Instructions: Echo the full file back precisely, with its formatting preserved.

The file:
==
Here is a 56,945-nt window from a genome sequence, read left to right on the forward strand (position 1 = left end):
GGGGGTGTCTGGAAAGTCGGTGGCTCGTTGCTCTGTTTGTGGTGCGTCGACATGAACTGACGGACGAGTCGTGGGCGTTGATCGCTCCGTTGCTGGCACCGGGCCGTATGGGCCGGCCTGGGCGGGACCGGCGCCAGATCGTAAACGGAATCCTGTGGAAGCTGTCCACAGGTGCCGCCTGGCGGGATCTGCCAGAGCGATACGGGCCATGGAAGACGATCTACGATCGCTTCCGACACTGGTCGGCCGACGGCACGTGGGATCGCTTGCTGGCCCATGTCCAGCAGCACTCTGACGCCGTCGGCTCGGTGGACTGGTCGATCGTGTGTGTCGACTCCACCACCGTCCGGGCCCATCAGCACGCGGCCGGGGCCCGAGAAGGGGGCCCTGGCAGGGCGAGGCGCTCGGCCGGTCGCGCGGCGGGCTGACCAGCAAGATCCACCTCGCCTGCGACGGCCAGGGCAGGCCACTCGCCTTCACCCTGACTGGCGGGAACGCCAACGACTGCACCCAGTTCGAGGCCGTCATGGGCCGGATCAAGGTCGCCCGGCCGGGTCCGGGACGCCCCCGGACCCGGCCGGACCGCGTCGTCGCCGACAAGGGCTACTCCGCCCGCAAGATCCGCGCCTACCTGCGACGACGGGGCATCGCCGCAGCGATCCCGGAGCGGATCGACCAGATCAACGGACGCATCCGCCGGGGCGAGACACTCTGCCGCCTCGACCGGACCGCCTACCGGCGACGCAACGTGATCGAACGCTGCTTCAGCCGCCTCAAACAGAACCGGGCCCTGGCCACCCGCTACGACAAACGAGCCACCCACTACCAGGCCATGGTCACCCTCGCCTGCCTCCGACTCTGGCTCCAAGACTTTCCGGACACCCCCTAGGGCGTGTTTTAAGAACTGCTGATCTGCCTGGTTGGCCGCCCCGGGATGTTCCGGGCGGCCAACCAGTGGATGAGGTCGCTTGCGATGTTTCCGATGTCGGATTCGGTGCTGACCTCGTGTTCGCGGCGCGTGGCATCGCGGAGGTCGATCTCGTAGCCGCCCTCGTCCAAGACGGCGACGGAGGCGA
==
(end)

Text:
Here is a 56,945-nt window from a genome sequence, read left to right on the forward strand (position 1 = left end):
GGGGGTGTCTGGAAAGTCGGTGGCTCGTTGCTCTGTTTGTGGTGCGTCGACATGAACTGACGGACGAGTCGTGGGCGTTGATCGCTCCGTTGCTGGCACCGGGCCGTATGGGCCGGCCTGGGCGGGACCGGCGCCAGATCGTAAACGGAATCCTGTGGAAGCTGTCCACAGGTGCCGCCTGGCGGGATCTGCCAGAGCGATACGGGCCATGGAAGACGATCTACGATCGCTTCCGACACTGGTCGGCCGACGGCACGTGGGATCGCTTGCTGGCCCATGTCCAGCAGCACTCTGACGCCGTCGGCTCGGTGGACTGGTCGATCGTGTGTGTCGACTCCACCACCGTCCGGGCCCATCAGCACGCGGCCGGGGCCCGAGAAGGGGGCCCTGGCAGGGCGAGGCGCTCGGCCGGTCGCGCGGCGGGCTGACCAGCAAGATCCACCTCGCCTGCGACGGCCAGGGCAGGCCACTCGCCTTCACCCTGACTGGCGGGAACGCCAACGACTGCACCCAGTTCGAGGCCGTCATGGGCCGGATCAAGGTCGCCCGGCCGGGTCCGGGACGCCCCCGGACCCGGCCGGACCGCGTCGTCGCCGACAAGGGCTACTCCGCCCGCAAGATCCGCGCCTACCTGCGACGACGGGGCATCGCCGCAGCGATCCCGGAGCGGATCGACCAGATCAACGGACGCATCCGCCGGGGCGAGACACTCTGCCGCCTCGACCGGACCGCCTACCGGCGACGCAACGTGATCGAACGCTGCTTCAGCCGCCTCAAACAGAACCGGGCCCTGGCCACCCGCTACGACAAACGAGCCACCCACTACCAGGCCATGGTCACCCTCGCCTGCCTCCGACTCTGGCTCCAAGACTTTCCGGACACCCCCTAGGGCGTGTTTTAAGAACTGCTGATCTGCCTGGTTGGCCGCCCCGGGATGTTCCGGGCGGCCAACCAGTGGATGAGGTCGCTTGCGATGTTTCCGATGTCGGATTCGGTGCTGACCTCGTGTTCGCGGCGCGTGGCATCGCGGAGGTCGATCTCGTAGCCGCCCTCGTCCAAGACGGCGACGGAGGCGA